- Also known as
Harry Geoffrey Beasley
primary name: Beasley, Harry Geoffrey
- individual; collector; British; Male
- Life dates
- Entry relates mainly to the Melanesia collection:
Harry Geoffrey Beasley (1881 – 1939) was a wealthy brewery owner whose private collecting passion began when, aged 13, he bought two Solomon Island clubs. In 1914 was elected to the Royal Anthropological Institute with which, in different capacities, he maintained an association until 1937. He and his wife, Irene, established the Cranmore Ethnographic Museum in Chislehurst, Kent where they had moved in 1928, compiling the Cranmore Index of Pacific Material Culture based on James Edge-Partington’s Index for the British Museum and forming a considerable library. Although the Beasleys collected artefacts worldwide – including Africa (particularly Benin), North-west America and Asia - their main focus was the Pacific. Objects were acquired from dealers, missionaries and from, or in exchanges with, various museums. Beasley’s comprehensive monograph on Oceanic fish-hooks was published in 1928. The Cranmore Museum was damaged by bombing in World War 2 and in accordance with Beasley’s will his widow, Irene M Beasley (q.v), offered the first selection of the collection (apart from a limited reservation for herself) as a donation to the Museum. The gift of several thousand items became fully effective in 1944. Other named beneficiaries include the Pitt-Rivers Museum, Oxford; The Museum of Archaeology and Anthropology, University of Cambridge; and National Museums, Scotland.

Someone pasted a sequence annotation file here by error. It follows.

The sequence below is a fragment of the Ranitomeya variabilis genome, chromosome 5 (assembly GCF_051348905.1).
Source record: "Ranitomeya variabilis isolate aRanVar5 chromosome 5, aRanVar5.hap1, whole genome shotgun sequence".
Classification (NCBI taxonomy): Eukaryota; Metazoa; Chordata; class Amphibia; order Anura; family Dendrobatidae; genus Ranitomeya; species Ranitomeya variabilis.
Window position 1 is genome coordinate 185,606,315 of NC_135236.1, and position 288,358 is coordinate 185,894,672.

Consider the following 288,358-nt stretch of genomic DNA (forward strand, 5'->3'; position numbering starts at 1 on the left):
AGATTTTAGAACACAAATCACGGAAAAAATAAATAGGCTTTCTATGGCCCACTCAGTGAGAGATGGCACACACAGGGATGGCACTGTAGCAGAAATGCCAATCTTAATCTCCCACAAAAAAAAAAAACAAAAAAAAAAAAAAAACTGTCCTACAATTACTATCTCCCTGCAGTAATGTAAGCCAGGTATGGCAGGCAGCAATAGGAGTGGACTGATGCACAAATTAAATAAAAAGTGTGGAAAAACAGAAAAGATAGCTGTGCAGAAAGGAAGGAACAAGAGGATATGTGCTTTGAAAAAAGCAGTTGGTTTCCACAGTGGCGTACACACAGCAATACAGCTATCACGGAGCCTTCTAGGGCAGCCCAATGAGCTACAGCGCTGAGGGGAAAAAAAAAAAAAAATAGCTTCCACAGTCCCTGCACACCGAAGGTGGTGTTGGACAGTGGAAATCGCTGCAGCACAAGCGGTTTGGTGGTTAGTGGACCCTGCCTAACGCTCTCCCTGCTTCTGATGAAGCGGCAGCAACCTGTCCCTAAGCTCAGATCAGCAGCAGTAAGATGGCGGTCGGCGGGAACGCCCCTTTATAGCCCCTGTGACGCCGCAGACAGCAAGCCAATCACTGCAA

- H.J. Braunholtz and A. Digby, 'The Beasley Collection', BMQ (1952) XV, 103-5.
Hermione Waterfield and J.C.H.King, 'Provenance, twelve collectors of ethnographic art in England 1760-1990', Paris 2006
Lucie Carreau 'Collecting the Collector: Being an Exploration of Harry Geoffrey Beasley's Collection of Pacific Artefacts Made in the Years 1895-1939' (PhD thesis 2009 - Norwich, UEA)